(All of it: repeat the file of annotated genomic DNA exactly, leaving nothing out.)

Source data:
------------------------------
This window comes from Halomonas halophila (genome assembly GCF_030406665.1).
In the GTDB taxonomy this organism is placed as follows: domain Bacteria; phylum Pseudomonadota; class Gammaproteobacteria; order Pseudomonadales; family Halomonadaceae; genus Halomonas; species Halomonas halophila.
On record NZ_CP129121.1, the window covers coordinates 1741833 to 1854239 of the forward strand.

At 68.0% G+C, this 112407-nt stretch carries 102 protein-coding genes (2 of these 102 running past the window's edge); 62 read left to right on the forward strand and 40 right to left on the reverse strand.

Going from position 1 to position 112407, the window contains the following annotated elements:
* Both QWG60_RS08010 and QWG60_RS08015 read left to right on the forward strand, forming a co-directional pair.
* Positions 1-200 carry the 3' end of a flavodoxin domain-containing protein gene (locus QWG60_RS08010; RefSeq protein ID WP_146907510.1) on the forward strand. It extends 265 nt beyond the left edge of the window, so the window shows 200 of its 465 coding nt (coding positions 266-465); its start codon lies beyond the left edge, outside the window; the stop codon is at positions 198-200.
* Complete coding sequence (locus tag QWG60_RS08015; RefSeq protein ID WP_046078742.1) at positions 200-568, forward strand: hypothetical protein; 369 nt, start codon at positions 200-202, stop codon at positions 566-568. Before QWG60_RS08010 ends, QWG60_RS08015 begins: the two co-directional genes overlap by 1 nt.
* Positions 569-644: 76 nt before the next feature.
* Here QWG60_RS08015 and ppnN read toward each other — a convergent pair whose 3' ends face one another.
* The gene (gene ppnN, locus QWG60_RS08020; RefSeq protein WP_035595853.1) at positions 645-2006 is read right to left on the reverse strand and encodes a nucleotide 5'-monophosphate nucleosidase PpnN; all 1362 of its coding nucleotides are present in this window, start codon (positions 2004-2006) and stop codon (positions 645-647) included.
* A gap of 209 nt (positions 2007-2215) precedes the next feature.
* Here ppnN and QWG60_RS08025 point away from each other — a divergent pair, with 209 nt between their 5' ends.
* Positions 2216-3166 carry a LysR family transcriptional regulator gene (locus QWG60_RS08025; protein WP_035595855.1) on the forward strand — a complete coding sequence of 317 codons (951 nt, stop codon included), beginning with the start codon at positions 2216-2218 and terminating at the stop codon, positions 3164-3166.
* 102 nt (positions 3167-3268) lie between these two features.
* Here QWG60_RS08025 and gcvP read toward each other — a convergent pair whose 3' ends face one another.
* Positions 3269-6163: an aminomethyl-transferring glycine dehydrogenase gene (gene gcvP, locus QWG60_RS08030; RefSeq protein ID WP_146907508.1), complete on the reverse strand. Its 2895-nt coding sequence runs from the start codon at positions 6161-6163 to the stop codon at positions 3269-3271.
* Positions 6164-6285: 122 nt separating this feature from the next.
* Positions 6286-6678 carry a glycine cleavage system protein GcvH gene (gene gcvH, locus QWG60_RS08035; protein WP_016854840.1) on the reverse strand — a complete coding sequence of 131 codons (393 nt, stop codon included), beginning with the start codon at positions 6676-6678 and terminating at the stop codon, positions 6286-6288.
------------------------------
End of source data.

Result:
This window comes from Halomonas halophila (genome assembly GCF_030406665.1).
In the GTDB taxonomy this organism is placed as follows: domain Bacteria; phylum Pseudomonadota; class Gammaproteobacteria; order Pseudomonadales; family Halomonadaceae; genus Halomonas; species Halomonas halophila.
On record NZ_CP129121.1, the window covers coordinates 1741833 to 1854239 of the forward strand.

At 68.0% G+C, this 112407-nt stretch carries 102 protein-coding genes (2 of these 102 running past the window's edge); 62 read left to right on the forward strand and 40 right to left on the reverse strand.

Going from position 1 to position 112407, the window contains the following annotated elements:
* Both QWG60_RS08010 and QWG60_RS08015 read left to right on the forward strand, forming a co-directional pair.
* Positions 1-200 carry the 3' end of a flavodoxin domain-containing protein gene (locus QWG60_RS08010; RefSeq protein ID WP_146907510.1) on the forward strand. It extends 265 nt beyond the left edge of the window, so the window shows 200 of its 465 coding nt (coding positions 266-465); its start codon lies beyond the left edge, outside the window; the stop codon is at positions 198-200.
* Complete coding sequence (locus tag QWG60_RS08015; RefSeq protein ID WP_046078742.1) at positions 200-568, forward strand: hypothetical protein; 369 nt, start codon at positions 200-202, stop codon at positions 566-568. Before QWG60_RS08010 ends, QWG60_RS08015 begins: the two co-directional genes overlap by 1 nt.
* Positions 569-644: 76 nt before the next feature.
* Here QWG60_RS08015 and ppnN read toward each other — a convergent pair whose 3' ends face one another.
* The gene (gene ppnN, locus QWG60_RS08020; RefSeq protein WP_035595853.1) at positions 645-2006 is read right to left on the reverse strand and encodes a nucleotide 5'-monophosphate nucleosidase PpnN; all 1362 of its coding nucleotides are present in this window, start codon (positions 2004-2006) and stop codon (positions 645-647) included.
* A gap of 209 nt (positions 2007-2215) precedes the next feature.
* Here ppnN and QWG60_RS08025 point away from each other — a divergent pair, with 209 nt between their 5' ends.
* Positions 2216-3166 carry a LysR family transcriptional regulator gene (locus QWG60_RS08025; protein WP_035595855.1) on the forward strand — a complete coding sequence of 317 codons (951 nt, stop codon included), beginning with the start codon at positions 2216-2218 and terminating at the stop codon, positions 3164-3166.
* 102 nt (positions 3167-3268) lie between these two features.
* Here QWG60_RS08025 and gcvP read toward each other — a convergent pair whose 3' ends face one another.
* Positions 3269-6163: an aminomethyl-transferring glycine dehydrogenase gene (gene gcvP, locus QWG60_RS08030; RefSeq protein ID WP_146907508.1), complete on the reverse strand. Its 2895-nt coding sequence runs from the start codon at positions 6161-6163 to the stop codon at positions 3269-3271.
* Positions 6164-6285: 122 nt separating this feature from the next.
* Positions 6286-6678 carry a glycine cleavage system protein GcvH gene (gene gcvH, locus QWG60_RS08035; protein WP_016854840.1) on the reverse strand — a complete coding sequence of 131 codons (393 nt, stop codon included), beginning with the start codon at positions 6676-6678 and terminating at the stop codon, positions 6286-6288.